Chair's Message

Why Choose Family Medicine?

It seems right now that you can’t turn on the TV or radio without hearing a story about the primary care crisis and shortage of family physicians across the region, province, and nation. For those more technically inclined, you can read the same things as you scroll your social media. With all the “bad news” surrounding family medicine right now, why would you want to be a family doctor? The long hours, the complex patients, the paperwork… it’s no wonder applicants to family medicine residency have dropped in the past few years.

Despite this situation, I would argue family medicine IS still an attractive specialty. With a few hundred CaRMS interviews for Family Medicine completed in February, we heard loud and clear WHY Family Medicine is a great choice. Similarly, the CBC recently published a story about three Western trainees who ARE choosing family medicine. See the article and hear the interviews here.

This story couldn’t make me help but remember writing an opinion piece in the London Free Press that was published September 11, 2004. If you are my vintage, I’d go to the library and try to find it on microfiche, although I’m not sure that exists any longer. The Free Press prefaced the article by saying, “THE DOCTOR IS IN; SCOTT MCKAY IS GOING AGAINST THE FLOW. AT A TIME WHEN MANY NEW DOCTORS ARE GOING INTO SPECIALTY PRACTICES - AND MANY PATIENTS ARE SCRAMBLING TO FIND A FAMILY PHYSICIAN - MCKAY LOVES BEING A FAMILY DOCTOR. HE PLANS TO BE PART OF THE SOLUTION TO OUR TROUBLED HEALTH-CARE SYSTEM.”

Here’s some highlights of what I wrote…

I am a family doctor. I love being a family doctor. There is nothing else I would rather do.

As a recent graduate from the University of Western Ontario's family medicine residency program, I have reached my goal of becoming a specialist in family medicine. This means I am qualified to assess, treat, prescribe, listen, heal, teach, counsel, empathize and support my patients through their life experiences.
This is an important job and one I take seriously. Family medicine is the cornerstone of our Canadian health-care system. At a time when the institution of health care seems to be on the verge of crumbling, I feel there is no better time to be a new family doctor.
…without a family doctor, there would be no one to answer your everyday health questions or take care of your ongoing health needs. No one would be keeping track of your health history and co-ordinating your care with other specialists.
Of all physicians, family doctors know you best and always have your interests at heart.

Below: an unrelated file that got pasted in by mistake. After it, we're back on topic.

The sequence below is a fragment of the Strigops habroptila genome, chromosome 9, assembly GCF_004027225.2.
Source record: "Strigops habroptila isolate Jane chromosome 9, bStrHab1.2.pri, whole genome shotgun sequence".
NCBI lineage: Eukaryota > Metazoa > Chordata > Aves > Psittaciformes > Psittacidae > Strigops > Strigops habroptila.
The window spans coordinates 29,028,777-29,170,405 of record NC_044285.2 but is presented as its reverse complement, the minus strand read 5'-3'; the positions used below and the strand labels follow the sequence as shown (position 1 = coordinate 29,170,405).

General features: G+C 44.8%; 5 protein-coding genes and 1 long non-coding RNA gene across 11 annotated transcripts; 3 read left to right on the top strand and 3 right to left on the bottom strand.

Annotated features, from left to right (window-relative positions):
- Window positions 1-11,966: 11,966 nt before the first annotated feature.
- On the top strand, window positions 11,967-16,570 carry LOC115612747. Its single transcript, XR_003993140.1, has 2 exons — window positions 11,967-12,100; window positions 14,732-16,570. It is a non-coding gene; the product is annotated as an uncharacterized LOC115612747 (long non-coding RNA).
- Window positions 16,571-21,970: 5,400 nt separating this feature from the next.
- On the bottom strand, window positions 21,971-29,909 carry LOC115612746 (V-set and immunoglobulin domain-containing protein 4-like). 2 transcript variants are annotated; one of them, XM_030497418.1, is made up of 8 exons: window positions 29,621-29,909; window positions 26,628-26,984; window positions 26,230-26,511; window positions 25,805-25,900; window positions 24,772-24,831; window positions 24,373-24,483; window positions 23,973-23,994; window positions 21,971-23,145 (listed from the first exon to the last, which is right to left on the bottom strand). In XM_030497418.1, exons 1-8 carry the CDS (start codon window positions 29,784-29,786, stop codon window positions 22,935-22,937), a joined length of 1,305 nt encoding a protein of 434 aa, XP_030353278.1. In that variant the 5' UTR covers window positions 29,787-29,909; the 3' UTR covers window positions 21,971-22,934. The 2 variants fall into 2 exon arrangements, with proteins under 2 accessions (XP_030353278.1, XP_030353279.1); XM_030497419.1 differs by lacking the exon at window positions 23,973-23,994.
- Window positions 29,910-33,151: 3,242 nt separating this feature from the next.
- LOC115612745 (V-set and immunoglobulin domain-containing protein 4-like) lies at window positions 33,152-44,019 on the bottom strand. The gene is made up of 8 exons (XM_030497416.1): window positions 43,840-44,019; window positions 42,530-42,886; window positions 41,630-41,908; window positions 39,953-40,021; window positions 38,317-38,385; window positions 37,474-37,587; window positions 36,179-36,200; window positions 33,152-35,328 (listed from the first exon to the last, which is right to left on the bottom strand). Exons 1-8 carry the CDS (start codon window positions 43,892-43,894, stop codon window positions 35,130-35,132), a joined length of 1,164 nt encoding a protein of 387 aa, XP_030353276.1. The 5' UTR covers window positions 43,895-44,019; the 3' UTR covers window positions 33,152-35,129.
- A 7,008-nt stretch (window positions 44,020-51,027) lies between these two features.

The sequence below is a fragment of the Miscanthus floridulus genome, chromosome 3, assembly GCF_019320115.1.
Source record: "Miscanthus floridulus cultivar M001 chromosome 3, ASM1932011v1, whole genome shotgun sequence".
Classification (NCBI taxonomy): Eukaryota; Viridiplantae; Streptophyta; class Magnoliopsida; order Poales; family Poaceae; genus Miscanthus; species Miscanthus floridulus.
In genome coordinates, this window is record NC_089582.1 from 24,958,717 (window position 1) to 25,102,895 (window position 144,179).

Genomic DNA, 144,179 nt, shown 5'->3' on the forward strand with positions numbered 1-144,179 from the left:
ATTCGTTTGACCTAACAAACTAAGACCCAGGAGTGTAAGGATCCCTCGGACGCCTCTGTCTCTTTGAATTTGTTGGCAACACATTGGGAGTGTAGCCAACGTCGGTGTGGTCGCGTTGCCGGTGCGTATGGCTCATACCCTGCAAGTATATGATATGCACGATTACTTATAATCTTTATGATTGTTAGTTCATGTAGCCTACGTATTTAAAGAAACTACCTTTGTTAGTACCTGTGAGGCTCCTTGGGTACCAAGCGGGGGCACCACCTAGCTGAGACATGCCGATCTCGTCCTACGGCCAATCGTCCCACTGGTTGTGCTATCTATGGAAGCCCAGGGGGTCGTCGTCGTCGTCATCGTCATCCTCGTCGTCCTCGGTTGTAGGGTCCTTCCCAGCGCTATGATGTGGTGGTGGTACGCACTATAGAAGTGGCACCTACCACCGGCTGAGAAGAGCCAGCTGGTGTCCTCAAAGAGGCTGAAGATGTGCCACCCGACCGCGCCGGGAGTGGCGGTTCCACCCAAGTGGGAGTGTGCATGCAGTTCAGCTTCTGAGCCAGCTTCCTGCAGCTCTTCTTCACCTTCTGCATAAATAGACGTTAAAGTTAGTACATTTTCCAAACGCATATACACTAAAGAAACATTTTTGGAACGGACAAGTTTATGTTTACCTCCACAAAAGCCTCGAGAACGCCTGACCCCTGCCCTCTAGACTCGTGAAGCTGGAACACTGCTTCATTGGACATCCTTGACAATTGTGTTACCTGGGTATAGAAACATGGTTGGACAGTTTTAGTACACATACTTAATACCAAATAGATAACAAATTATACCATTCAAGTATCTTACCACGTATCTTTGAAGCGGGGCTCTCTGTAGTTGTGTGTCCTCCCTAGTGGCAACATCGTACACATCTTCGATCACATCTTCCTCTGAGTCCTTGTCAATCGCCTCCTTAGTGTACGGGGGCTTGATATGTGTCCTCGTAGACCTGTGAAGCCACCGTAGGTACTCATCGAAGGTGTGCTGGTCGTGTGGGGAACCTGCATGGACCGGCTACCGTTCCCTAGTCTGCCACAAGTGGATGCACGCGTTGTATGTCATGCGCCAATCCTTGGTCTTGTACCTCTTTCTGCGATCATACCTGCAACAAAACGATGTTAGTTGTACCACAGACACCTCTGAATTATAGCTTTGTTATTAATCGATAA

The shortage of family doctors in recent years has only served to emphasize the importance of family medicine.
…there are many more reasons to choose family medicine as a specialty and career, than not. There is no other job in medicine that provides such variety in my day-to-day activities.
As a family doctor, my day can involve (to name only a few) taking care of in-hospital patients, minor surgical procedures, delivering babies, psychotherapy, palliative care and working emergency room shifts.
Another aspect of family medicine that I love is the diversity of patients I interact with. A family doctor will treat patients of all ages, from newborns to the elderly and everyone in between.
In medical school, I liked all my specialty rotations, so choosing family medicine meant I could do a little bit of all the areas in medicine I enjoy.
…The shortage of family doctors is at a critical stage. Fewer medical school graduates are choosing careers in family medicine. With ever-increasing medical school debts, combined with a significant wage discrepancy between family doctors and other specialists, family medicine has lost some appeal…This is placing an increased workload and stress on current family doctors, as well as emergency rooms and other medical specialists.
…I would have no hesitation recommending a career in family medicine to anyone aspiring to be a doctor. There is no other area of medicine where you can be such an important and influential part of other people's lives.
…My decision will be hard, but I have no doubt the result will be very rewarding. After all, I'm a family doctor. I love being a family doctor and there's nothing else I would rather do

It's hard to believe that I wrote that almost 19 years ago. The story seems just about the same in 2023 as in 2004. Here’s hoping 20 years from now this article won’t keep feeling like déjà vu.

However, without hesitation even after all these years, I can still say I love being a family doctor and there’s nothing else I would rather do. I hope many of you feel the same.

As always, I welcome your comments, questions, ideas, and concerns. Reach out at or @FMChairChief on twitter.